The use of Hypericum is not a proven treatment for depression. If the depression is not treated correctly and enough, then the state of the disease might worsen. Combined with certain antidepressants hypericum can worsen side-effects like nausea, anxiety, headache and confusion.
The name Sct. John's Wort origins from the Middle Ages, where the tradition was to burn the flowers of the herb on Midnight's Eve (Sct. Johns day = 24 June). The superstition said that itiwas possible to drive away evil demons ( insanity) from the family, if they burnt the flowers of Sct. John's Wort. Later was it known that brandy with Hypericum was good for depressed persons.
Small Burnet/Salad Burnet/ Blodstillende Bibernelle (Sanguisorba minor) . The Latin sanguis means blood and sorbeo means absorb, referring to the wound-healing and blood-purifying properties of the plant. It was used to heal many diseases in the old days, like the dried root was used against cancer. The Small burnet grows in dry, grassy soil, often on limestone soil. The leaves have a fine taste like cucumber and can be used in salads, soups, drinks etc. The young leaves are considered interchangeable to mint leaves in drinks. The plant has a respectable shistory, it was called a favorite herb by Francis Bacon and was brought to the New World with the first English colonists.
photo June 2011 and June 2010: grethe bachmann (please enlarge the small photos)
Nørre Vorupør( daily called Vorupør) is a coastal town and a fishing village in the western part of Thy, close to the North Sea and 22 km northwest of the town Thisted. The place is known for its fishing , here is (like at Thorup strand) still some commercial fishing with boats on the open beach, being pulled ashore with a winch. Vorupør is a part of Nationalpark Thy. In Nørre Vorupør is a Fiskeri- og Redningsmuseet, Nordsø Akvariet and Vorupør Museum.
The nearest villages are Stenbjerg 4 km to the south, Hundborg 8 km to the east and Klitmøller 15 km to the north. Like Klitmøller is Vorupør a place for the surfers. It is one of five best windsurfing posts in Europe. Vorupør is today one of few places in Denmark from where is still coastal fishing. The boats are pulled ashore with a hydraulic winch. On the beach lies a restored ship Thabor, where you can go onboard and feel the daily life of a fisherman.
The place by Vorupør is mentioned the first time in 1689 in a lawsuit. Vorupør is also called Klitten at that time (= the Dune). In 1664 and 1668 were mentioned 7-8 houses in the dune, probably only small huts. In april 1680 came theSandflugtskommissionen (sand drain commission) to Hundborg parish and reported about the conditons in a very disheartening way that some farms were ravaged by sand drift. "The sand flies across the fields, and the meadows are destroyed by sea water and sand". In 1793 was established the first experiments with planting to restrict the sand drift, and in 1820 was Tvorup Klitplantage laid out.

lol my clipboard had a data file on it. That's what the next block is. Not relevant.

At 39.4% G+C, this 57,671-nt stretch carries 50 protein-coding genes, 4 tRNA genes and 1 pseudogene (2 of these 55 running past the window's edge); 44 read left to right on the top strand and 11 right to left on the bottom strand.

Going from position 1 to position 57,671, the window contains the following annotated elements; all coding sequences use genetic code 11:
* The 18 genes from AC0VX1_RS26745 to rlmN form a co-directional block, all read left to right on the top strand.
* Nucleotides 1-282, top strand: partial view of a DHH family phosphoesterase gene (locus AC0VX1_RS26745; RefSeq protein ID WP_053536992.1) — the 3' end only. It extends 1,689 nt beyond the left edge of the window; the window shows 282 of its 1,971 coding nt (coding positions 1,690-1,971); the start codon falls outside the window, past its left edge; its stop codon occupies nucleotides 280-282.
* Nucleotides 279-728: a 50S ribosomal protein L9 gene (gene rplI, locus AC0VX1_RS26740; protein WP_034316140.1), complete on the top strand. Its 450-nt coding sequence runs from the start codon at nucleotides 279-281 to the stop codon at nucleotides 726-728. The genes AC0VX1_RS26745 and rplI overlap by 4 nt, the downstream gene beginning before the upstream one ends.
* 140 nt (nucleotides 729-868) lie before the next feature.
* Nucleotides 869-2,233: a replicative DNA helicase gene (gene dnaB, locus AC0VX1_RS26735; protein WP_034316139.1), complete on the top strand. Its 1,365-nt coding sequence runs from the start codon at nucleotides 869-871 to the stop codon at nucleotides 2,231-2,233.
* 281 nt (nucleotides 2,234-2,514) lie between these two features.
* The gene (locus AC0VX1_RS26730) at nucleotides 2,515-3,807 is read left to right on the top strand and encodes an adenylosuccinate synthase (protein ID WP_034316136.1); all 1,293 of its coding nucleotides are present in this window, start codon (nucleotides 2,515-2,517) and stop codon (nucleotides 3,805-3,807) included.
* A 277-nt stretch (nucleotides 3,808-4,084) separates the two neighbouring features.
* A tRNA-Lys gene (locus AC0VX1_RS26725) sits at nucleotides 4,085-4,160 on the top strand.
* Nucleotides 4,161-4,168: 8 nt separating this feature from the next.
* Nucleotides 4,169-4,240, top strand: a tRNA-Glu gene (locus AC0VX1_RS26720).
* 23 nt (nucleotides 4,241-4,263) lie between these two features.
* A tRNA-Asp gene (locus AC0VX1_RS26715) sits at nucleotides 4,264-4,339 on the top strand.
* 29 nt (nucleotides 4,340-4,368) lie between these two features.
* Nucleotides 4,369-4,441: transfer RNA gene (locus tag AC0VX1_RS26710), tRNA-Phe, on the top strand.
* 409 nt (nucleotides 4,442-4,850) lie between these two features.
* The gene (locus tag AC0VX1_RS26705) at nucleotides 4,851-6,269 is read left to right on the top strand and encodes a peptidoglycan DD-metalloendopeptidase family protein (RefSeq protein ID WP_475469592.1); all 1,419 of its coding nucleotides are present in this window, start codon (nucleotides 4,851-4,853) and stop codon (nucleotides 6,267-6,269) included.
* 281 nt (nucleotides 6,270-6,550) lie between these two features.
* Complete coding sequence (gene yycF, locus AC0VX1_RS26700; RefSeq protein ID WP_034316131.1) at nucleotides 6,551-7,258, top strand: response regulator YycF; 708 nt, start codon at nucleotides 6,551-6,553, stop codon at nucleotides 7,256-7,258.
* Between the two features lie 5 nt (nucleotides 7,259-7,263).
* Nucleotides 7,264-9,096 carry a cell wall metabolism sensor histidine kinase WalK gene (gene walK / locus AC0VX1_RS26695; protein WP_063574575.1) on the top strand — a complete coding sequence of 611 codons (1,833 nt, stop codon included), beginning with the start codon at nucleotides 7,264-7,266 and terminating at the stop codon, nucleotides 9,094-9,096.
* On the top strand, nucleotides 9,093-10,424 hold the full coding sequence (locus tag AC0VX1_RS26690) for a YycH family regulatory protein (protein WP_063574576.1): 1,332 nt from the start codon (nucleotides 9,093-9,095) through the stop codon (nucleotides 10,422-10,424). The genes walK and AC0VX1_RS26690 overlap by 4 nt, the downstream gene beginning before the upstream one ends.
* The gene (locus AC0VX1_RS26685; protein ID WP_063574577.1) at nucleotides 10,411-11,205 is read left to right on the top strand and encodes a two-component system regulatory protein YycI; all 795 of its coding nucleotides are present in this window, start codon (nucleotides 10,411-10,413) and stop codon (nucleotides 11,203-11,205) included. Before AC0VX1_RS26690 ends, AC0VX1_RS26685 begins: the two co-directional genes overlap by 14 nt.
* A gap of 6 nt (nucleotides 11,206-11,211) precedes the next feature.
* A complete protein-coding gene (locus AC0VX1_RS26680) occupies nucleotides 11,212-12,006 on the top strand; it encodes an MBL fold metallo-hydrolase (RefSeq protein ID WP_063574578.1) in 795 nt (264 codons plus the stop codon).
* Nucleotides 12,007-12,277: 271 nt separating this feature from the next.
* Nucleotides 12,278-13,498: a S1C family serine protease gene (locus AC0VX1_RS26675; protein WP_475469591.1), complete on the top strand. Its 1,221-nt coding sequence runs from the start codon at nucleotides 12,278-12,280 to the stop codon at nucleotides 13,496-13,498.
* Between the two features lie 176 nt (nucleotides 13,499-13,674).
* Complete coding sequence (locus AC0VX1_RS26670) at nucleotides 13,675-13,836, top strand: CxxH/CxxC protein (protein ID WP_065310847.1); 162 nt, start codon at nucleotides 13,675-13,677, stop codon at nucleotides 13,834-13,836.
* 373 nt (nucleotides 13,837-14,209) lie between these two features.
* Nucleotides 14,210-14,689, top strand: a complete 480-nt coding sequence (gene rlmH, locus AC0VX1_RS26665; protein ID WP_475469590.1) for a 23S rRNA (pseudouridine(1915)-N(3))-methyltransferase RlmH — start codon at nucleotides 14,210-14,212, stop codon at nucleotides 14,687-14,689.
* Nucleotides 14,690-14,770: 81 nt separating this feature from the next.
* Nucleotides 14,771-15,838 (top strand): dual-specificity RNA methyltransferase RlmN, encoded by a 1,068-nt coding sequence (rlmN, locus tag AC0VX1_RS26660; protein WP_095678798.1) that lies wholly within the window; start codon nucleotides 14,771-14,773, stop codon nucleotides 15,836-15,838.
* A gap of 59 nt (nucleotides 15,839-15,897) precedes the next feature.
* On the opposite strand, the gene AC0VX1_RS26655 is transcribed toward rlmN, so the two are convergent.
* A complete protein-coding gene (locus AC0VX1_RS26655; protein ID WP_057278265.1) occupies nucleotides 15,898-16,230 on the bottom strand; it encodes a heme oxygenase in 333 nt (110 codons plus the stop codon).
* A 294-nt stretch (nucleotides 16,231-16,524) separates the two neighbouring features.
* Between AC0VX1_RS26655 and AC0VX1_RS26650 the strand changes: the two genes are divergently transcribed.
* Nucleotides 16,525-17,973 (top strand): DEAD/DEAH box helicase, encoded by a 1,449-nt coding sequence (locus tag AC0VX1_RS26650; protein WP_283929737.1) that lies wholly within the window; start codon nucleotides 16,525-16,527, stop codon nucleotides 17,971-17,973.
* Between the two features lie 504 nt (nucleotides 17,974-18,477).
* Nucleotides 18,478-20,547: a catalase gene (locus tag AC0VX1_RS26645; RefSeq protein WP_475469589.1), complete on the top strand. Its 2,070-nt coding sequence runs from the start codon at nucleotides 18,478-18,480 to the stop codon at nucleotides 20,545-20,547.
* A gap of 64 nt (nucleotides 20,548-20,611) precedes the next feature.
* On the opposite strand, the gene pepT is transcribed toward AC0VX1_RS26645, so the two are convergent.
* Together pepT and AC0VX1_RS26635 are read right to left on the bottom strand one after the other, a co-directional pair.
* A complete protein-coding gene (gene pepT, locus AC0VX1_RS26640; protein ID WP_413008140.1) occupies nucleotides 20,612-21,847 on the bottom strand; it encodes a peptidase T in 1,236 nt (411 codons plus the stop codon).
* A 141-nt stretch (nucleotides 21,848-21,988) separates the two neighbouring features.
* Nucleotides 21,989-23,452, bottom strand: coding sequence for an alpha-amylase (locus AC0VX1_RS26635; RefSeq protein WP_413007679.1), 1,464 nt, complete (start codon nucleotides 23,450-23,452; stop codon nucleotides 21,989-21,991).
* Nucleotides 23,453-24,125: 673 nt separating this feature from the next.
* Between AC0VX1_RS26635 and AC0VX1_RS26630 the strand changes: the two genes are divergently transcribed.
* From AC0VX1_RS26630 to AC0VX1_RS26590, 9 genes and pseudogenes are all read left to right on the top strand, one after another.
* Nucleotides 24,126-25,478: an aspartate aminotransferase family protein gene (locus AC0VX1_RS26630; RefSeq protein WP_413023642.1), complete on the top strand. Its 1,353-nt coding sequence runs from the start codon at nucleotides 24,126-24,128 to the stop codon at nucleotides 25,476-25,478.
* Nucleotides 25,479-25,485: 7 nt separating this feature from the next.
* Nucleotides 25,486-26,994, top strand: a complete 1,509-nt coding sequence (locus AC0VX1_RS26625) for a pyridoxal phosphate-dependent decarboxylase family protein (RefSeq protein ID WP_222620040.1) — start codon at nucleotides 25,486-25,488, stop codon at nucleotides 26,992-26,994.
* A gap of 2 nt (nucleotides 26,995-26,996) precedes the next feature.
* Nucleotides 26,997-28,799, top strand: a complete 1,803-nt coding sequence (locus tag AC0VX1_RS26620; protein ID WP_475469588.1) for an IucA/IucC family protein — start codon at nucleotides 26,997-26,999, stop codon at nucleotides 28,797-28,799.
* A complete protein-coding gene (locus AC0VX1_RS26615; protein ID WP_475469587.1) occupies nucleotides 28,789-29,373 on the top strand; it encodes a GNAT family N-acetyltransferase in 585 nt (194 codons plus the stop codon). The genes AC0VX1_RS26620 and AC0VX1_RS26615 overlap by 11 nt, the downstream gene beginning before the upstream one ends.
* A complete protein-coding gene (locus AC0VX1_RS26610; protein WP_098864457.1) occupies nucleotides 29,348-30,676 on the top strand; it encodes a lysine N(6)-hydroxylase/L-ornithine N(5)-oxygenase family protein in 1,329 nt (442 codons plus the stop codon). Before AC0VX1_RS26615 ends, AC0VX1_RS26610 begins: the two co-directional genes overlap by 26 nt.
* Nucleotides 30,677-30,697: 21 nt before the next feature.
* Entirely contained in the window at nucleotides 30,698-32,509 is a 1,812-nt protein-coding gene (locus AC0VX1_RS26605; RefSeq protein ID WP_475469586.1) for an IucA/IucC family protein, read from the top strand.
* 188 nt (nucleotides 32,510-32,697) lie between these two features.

Nørre Vorupør started as a town to which people moved from Stenbjerg and Sønder Vorupør. During the 1800s was Vorupør not in good conditions. People said: "Rich Jannerup, Proud Hundborg and Poor Vorupør". The informations about the fisher population describe in a simple way how poor they were. There was no opportunity to do farming, so the fishing was the only way to earn a living. At that time the fishermen did the fishing from barges, open three-men-boats - this was riscy and dangerous and without any big earnings. The catch of fish was sold on the beach, or the fisherman went with a basket to buyers at farms inside the country. The sight of the poor fishermen often led to derision and mockery from the prosperous farmers. In 1851 had Vorupør its first rescue station.
In the second half of the 1800s began a more organized fishing trade from Nørre Vorupør, and when the Thy-railway was inaugurated in 1882, they began to export fish to Germany. Still in 1882 are the fisher population in Nørre Vorupør mentioned as poor people, living in old houses with no curtains in the small and few windows. In the 1870s came the inner Mission-revival to Vorupør. The combination of the dangerous life on the sea and the snaps had opened up a new way of life. There were some tragic drowning accidents which caused prosperity for the inner Mission. A mission house was built and the revivalism got a good hold in the fisher population. In 1982 were experiments made with new and larger boats, but in 1893 drowned 49 fishermen on the west coast of Jutland. The catastrophe meant a new prosperity for inner Mission and a large polarization between "the saints and the unbelievers". Later was built new and safer boats.
Today is the coastal fishing in Vorupør still visible although it in a degree happens like in a living museum. The reason is that the young fishermen have not continued the fishing tradition. It is not possible to do full-time fishing anymore.